Yes: The Yes Album (1971)

As a teenage boy exploring classic rock history in the late 70s and early 80s, it was inevitable that I'd go through the obligatory prog period.  Peter Gabriel-era Genesis and King Crimson quickly became lifelong favorites; others, like Jethro Tull and ELP, were a little bombastic for my taste, but I'd find little nuggets here and there that I didn't mind.  Of course, at the same time I was becoming increasingly taken in by punk and post-punk and new wave, bands like the Clash and the Jam and Talking Heads and Squeeze, and the prog albums that seemed so cool when I was 14 were feeling bloated and stale.  (And then I got to college in '84, started DJ'ing, and was totally sucked in by the college radio bands of the day, R.E.M. and the Replacements and Husker Du and Sonic Youth and the Feelies, and prog was pretty much dust-binned for awhile.)

One band I spent very little time with even as an angsty teen was Yes.  Musically, they just seemed a little too intimidating; and Jon Anderson's vocals lacked the smooth lilt of a Peter Gabriel or Greg Lake.  Plus, the kids who liked Yes in school were all pretty weird, disaffected and spooky and always etching that damn band logo
all over their notebooks.

Decades later, I started to dig back into the old prog bands.  The wonders of digital remastering made a lot of the albums, even those I'd balked at back in the day, just sound damn great, musical excess be damned.  And for the first time I gave Yes a real chance, and, embarrassing enough, I really liked it.  I suppose it's a guilty pleasure -- are you even allowed to like both Yo La Tengo and Yes? -- but screw it.  Not surprisingly, it's that amazing trio of early albums from 1971 through 1972 -- The Yes Album, Fragile, and Close to the Edge -- that I've spent the most time with, but even the truly absurd stuff (i.e. the rightfully-mocked 4-song double LP Tales From Topographic Oceans) at least sounds pretty great from a purely aural perspective.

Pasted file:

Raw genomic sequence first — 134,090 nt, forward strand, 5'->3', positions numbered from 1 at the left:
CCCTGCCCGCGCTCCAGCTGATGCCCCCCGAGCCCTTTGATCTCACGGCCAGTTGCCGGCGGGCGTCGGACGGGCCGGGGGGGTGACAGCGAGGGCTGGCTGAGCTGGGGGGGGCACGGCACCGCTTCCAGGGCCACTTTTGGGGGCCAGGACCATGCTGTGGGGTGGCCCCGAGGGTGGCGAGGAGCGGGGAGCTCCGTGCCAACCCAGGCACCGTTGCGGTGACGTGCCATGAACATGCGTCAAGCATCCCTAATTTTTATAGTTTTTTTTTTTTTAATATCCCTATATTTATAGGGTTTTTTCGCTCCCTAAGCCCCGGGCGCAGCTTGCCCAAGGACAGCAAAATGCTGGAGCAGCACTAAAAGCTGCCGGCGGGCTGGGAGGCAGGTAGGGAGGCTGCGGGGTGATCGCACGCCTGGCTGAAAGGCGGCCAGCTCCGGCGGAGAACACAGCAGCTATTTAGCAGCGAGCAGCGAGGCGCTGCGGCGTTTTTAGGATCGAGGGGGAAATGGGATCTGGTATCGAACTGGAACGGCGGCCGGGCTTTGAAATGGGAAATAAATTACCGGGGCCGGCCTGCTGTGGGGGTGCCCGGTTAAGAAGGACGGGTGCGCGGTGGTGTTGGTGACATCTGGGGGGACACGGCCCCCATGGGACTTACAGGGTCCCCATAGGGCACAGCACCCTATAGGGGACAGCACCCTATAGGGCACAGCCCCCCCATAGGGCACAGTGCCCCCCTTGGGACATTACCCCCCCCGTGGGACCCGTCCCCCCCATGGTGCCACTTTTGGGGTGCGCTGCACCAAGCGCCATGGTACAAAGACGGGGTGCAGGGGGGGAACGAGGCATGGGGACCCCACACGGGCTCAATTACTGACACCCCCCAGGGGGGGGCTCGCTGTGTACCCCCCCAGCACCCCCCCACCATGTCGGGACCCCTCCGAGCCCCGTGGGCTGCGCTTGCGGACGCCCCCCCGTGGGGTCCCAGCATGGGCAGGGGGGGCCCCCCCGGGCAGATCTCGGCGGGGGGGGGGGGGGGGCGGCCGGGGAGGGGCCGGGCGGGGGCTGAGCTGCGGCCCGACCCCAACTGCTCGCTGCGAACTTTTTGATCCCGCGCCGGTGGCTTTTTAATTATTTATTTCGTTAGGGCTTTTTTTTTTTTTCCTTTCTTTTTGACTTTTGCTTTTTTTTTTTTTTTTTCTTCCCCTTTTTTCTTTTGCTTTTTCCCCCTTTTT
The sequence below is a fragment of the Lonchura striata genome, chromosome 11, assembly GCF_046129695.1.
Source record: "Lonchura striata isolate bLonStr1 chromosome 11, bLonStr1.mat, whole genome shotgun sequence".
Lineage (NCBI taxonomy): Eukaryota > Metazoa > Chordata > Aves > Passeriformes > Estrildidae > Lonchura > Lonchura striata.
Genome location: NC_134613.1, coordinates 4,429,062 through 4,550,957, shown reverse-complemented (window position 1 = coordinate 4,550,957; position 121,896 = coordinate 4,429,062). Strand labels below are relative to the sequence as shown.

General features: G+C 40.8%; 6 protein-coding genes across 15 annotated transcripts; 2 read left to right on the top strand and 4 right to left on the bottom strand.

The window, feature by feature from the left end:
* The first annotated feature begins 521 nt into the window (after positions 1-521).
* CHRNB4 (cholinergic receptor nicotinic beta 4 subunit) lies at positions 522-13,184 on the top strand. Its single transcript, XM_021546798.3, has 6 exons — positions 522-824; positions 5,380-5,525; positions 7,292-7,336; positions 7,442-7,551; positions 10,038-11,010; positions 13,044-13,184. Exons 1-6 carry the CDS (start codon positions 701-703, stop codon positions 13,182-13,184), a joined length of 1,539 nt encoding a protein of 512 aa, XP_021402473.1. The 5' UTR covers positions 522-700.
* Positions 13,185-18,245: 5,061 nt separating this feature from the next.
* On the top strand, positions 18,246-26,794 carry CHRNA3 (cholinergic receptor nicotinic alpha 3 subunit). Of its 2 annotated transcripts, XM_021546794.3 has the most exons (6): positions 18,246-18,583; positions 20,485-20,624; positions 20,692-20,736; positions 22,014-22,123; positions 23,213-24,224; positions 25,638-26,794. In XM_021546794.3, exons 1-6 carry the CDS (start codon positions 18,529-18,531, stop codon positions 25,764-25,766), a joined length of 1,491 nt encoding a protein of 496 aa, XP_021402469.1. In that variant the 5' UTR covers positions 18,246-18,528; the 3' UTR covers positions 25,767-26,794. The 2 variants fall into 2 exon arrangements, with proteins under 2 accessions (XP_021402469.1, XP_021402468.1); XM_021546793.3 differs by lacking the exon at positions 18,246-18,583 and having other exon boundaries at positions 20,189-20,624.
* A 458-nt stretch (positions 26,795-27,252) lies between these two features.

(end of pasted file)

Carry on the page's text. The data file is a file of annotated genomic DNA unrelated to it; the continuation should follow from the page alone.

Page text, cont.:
Song for song, The Yes Album is the one I enjoy most (maybe tied with Fragile), a veritable greatest hits that is surprisingly hook-laden for a band that seemed to increasingly sprawl and meander on some later work.  "Yours Is No Disgrace" is particularly catchy, lengthy and complex yet still feeling like it fits in as part of the basic classic rock canon; "Starship Trooper" is even catchier, almost pretty in spots, probably one of their best songs, and that eternal "Hey Jude"-ish instrumental coda could go on for days and still not be enough.  And of course there's "I've Seen All Good People," the "hit" which used to send me scurrying away from the radio -- screw this self-indulgent crap, play something from London Calling! -- but these days just sounds like a brilliant piece of pop that just happens to stretch out a bit.  (Hell, even Matthew Sweet & Susannah Hoffs covered it on their 70s tribute album.)

Throughout, Chris Squire's wonderful bass tones stand out, and while Anderson's higher vocal reaches may be an acquired taste, the band's harmonies add elements of beauty to the musical explorations.

Here's "Yours Is No Disgrace":
...and a live "Starship Trooper":
...and of course "Seen All Good People":